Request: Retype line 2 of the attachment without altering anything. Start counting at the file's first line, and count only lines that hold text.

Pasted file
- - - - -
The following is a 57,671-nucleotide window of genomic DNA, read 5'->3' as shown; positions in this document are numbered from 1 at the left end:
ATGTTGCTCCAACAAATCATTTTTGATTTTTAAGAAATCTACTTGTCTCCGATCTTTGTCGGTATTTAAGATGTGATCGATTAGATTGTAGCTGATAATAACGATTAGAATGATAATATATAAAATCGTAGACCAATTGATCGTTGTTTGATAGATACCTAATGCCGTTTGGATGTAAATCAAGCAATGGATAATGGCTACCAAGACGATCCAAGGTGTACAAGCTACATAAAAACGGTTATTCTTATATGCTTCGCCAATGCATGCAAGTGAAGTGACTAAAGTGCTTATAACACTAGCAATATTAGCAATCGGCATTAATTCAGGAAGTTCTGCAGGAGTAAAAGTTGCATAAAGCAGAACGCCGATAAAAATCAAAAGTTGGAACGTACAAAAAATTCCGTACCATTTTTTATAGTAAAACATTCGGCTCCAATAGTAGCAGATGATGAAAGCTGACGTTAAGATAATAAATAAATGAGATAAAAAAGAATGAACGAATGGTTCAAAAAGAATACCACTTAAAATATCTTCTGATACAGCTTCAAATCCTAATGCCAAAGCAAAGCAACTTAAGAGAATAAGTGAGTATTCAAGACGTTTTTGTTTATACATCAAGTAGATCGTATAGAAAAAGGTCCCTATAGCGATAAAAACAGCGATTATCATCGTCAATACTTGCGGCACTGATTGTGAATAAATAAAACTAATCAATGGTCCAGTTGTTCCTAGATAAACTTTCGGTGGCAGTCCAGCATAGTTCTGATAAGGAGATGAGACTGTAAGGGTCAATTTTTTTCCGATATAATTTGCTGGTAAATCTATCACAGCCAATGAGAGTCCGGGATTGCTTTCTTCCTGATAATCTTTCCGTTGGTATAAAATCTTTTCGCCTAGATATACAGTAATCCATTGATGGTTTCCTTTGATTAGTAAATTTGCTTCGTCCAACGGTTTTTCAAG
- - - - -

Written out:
ATGTTGCTCCAACAAATCATTTTTGATTTTTAAGAAATCTACTTGTCTCCGATCTTTGTCGGTATTTAAGATGTGATCGATTAGATTGTAGCTGATAATAACGATTAGAATGATAATATATAAAATCGTAGACCAATTGATCGTTGTTTGATAGATACCTAATGCCGTTTGGATGTAAATCAAGCAATGGATAATGGCTACCAAGACGATCCAAGGTGTACAAGCTACATAAAAACGGTTATTCTTATATGCTTCGCCAATGCATGCAAGTGAAGTGACTAAAGTGCTTATAACACTAGCAATATTAGCAATCGGCATTAATTCAGGAAGTTCTGCAGGAGTAAAAGTTGCATAAAGCAGAACGCCGATAAAAATCAAAAGTTGGAACGTACAAAAAATTCCGTACCATTTTTTATAGTAAAACATTCGGCTCCAATAGTAGCAGATGATGAAAGCTGACGTTAAGATAATAAATAAATGAGATAAAAAAGAATGAACGAATGGTTCAAAAAGAATACCACTTAAAATATCTTCTGATACAGCTTCAAATCCTAATGCCAAAGCAAAGCAACTTAAGAGAATAAGTGAGTATTCAAGACGTTTTTGTTTATACATCAAGTAGATCGTATAGAAAAAGGTCCCTATAGCGATAAAAACAGCGATTATCATCGTCAATACTTGCGGCACTGATTGTGAATAAATAAAACTAATCAATGGTCCAGTTGTTCCTAGATAAACTTTCGGTGGCAGTCCAGCATAGTTCTGATAAGGAGATGAGACTGTAAGGGTCAATTTTTTTCCGATATAATTTGCTGGTAAATCTATCACAGCCAATGAGAGTCCGGGATTGCTTTCTTCCTGATAATCTTTCCGTTGGTATAAAATCTTTTCGCCTAGATATACAGTAATCCATTGATGGTTTCCTTTGATTAGTAAATTTGCTTCGTCCAACGGTTTTTCAAG